As long as interest rates fall and price goes up as a result, it’s a virtuous circle because people gain equity due to their initial leverage when they purchase. When interest rates rise and price goes down as a result, it can easily wipe out home buyers equity and help speed along the possibility of default. I built a quick and dirty table in excel to help visualize the reduction in home prices IF a mean reversion in interest rates occur. I fully expect some sort of mean reversion within the next five years and this table helps determine how much I can lose when purchasing real estate. In the table I’ve listed three interest rates- 4.35%, 6%, and 9% and a home price of $600,000.00, with 20% down. These interest rates represent the current mortgage environment, a rate we’ve seen just within the last five years, and the typical average. The calculation is shown below:
The calculation lists the effective home price for a house with a similar monthly payment (called ‘monthly nut’ in the spreadsheet). Using this spreadsheet calculation, I can see that a house currently worth $600k currently is only really worth $290k if interest rates move. This represents over a 50% loss if one was to purchase a house at the current prevailing interest rates. That is something to seriously consider if you’re planning on buying.
Note: The reason the monthly nut isn’t the same in all three lines is because the imputed down payment in the following rows is held constant. If one was to reduce the down payment to 20% of the effective house price we would have a table that looks like this:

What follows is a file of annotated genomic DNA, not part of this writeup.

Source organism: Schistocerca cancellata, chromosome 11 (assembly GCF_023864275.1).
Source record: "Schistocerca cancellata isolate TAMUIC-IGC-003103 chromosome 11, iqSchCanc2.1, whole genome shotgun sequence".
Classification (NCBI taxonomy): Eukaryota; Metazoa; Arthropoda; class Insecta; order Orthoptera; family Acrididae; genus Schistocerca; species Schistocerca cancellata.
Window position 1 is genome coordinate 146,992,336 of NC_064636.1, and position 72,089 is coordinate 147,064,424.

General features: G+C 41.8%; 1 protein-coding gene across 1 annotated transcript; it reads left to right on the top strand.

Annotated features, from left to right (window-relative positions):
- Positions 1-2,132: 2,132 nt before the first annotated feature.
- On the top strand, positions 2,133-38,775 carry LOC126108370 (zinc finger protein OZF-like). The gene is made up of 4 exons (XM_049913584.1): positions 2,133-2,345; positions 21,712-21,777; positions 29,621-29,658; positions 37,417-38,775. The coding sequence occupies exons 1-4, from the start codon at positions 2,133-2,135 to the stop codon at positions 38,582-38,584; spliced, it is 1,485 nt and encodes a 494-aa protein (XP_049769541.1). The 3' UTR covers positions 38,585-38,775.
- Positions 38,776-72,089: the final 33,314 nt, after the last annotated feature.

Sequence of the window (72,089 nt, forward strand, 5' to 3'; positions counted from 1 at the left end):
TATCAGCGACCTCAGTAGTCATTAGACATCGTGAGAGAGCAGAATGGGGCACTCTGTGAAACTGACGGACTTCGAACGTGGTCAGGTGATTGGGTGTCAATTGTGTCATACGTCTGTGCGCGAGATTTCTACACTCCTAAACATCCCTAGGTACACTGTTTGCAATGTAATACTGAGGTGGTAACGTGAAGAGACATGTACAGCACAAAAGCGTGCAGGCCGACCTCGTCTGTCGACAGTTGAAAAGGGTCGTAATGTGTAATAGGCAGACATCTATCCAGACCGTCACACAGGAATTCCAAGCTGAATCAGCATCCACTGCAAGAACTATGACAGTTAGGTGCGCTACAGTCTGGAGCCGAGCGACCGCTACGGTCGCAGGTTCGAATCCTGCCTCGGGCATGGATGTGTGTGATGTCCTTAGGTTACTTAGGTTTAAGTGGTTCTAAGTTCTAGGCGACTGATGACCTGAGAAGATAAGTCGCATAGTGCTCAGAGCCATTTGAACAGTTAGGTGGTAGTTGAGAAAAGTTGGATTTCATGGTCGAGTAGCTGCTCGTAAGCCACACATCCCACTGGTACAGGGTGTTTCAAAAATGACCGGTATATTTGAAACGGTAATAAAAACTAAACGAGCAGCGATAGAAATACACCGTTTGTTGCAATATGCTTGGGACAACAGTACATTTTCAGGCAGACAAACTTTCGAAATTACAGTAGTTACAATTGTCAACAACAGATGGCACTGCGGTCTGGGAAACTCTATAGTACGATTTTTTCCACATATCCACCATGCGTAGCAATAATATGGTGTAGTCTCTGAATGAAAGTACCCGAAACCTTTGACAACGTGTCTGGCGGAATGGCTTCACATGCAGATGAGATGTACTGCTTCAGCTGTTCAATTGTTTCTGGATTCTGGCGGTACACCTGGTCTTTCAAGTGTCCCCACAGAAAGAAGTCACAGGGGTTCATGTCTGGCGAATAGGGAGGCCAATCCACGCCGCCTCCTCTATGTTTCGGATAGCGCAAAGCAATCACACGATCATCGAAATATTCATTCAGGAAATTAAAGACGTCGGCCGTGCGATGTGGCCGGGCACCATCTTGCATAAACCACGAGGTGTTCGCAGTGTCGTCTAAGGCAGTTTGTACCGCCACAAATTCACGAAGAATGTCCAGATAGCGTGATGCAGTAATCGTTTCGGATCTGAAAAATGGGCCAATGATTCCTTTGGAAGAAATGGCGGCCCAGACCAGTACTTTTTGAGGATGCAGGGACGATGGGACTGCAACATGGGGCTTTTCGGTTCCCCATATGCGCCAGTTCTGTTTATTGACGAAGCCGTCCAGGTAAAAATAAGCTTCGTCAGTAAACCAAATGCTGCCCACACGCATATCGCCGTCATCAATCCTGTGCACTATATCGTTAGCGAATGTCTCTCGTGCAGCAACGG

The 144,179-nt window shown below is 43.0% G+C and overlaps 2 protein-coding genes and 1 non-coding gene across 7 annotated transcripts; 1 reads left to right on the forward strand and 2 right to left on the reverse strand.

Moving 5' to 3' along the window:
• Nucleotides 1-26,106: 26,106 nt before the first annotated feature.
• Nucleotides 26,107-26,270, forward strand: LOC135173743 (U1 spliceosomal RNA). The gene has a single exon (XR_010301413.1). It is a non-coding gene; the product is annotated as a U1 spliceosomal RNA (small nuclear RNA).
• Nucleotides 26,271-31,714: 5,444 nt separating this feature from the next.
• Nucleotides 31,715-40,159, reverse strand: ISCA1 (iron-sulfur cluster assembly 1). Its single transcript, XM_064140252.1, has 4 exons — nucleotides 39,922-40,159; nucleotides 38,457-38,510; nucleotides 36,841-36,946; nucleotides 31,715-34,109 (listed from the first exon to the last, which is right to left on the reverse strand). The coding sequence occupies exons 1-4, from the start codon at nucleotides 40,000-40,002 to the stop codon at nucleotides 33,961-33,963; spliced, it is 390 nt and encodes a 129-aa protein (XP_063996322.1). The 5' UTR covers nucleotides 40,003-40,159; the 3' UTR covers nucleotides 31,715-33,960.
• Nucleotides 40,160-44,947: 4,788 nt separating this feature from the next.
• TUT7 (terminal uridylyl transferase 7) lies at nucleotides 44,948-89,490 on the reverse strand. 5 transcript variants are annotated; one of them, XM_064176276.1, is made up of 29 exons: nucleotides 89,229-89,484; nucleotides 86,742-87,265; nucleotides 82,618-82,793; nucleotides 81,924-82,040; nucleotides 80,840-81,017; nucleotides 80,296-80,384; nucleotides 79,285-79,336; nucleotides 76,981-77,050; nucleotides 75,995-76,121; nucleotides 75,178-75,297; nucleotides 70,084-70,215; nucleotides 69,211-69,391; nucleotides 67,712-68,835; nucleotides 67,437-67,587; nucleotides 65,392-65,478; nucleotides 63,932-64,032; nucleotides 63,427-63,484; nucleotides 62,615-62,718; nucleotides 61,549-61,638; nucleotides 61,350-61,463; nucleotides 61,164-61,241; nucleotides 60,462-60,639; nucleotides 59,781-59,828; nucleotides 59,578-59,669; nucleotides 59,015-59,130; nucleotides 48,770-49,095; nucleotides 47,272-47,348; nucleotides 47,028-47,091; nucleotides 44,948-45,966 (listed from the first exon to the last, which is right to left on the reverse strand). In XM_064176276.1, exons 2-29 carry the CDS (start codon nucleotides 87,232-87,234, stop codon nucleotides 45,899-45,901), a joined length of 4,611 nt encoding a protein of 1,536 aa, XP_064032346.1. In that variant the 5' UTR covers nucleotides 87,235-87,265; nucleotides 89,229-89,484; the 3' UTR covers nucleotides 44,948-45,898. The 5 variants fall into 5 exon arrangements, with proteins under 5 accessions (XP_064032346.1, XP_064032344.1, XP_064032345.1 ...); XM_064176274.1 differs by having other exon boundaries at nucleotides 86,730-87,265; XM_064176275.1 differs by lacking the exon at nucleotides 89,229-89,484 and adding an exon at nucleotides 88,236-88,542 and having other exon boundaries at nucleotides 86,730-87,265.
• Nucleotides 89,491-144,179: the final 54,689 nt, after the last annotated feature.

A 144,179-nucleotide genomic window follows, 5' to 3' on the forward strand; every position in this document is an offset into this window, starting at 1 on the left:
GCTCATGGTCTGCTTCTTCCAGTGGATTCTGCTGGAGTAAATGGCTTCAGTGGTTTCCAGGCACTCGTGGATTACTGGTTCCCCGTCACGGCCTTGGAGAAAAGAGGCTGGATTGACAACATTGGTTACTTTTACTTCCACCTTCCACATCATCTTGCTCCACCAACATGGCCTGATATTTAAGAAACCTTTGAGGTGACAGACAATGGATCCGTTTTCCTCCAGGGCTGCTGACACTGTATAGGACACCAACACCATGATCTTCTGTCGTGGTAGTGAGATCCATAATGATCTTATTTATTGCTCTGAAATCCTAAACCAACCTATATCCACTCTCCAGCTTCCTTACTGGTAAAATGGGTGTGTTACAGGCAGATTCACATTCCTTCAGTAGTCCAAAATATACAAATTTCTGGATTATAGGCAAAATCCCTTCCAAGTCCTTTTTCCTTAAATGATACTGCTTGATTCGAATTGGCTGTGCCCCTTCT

Another couple of points: The rate listed is the annual percentage rate (or APR), the term is the number of months of the loan (so 30 years at 12 months per year is equal to 360 total months), the effective rate is the monthly interest rate (i.e. for the 4.35%/year rate it is just 4.35%/12 months or 0.36%/month) the cashflow is the monthly expenditure required for the loan (both principal and interest amounts) PER EVERY 1oo THOUSAND DOLLARS (which is the present value column). The house price is the full purchase price that the house would retail for if the monthly payments (aka monthly nut) stayed constant, and finally the down payment is the amount put down for the loan.
Update: Since I actually put this article together (two weeks ago), interest rates have turned in the market and a slew of articles by other bloggers have appeared also detailing the same issue I bring up. Namely, as interest rates turn, house prices will fall.
Mortgage interest rates hit five-month high by IrvineRenter on Irvine Housing Blog and
Mortgage Rates Go Parabolic by Tyler Durden on ZeroHedge
If mortgage rates keep increasing, you will probably see a decent uptick in articles about the drop in house prices because of it and widespread pressure on house prices in 2011.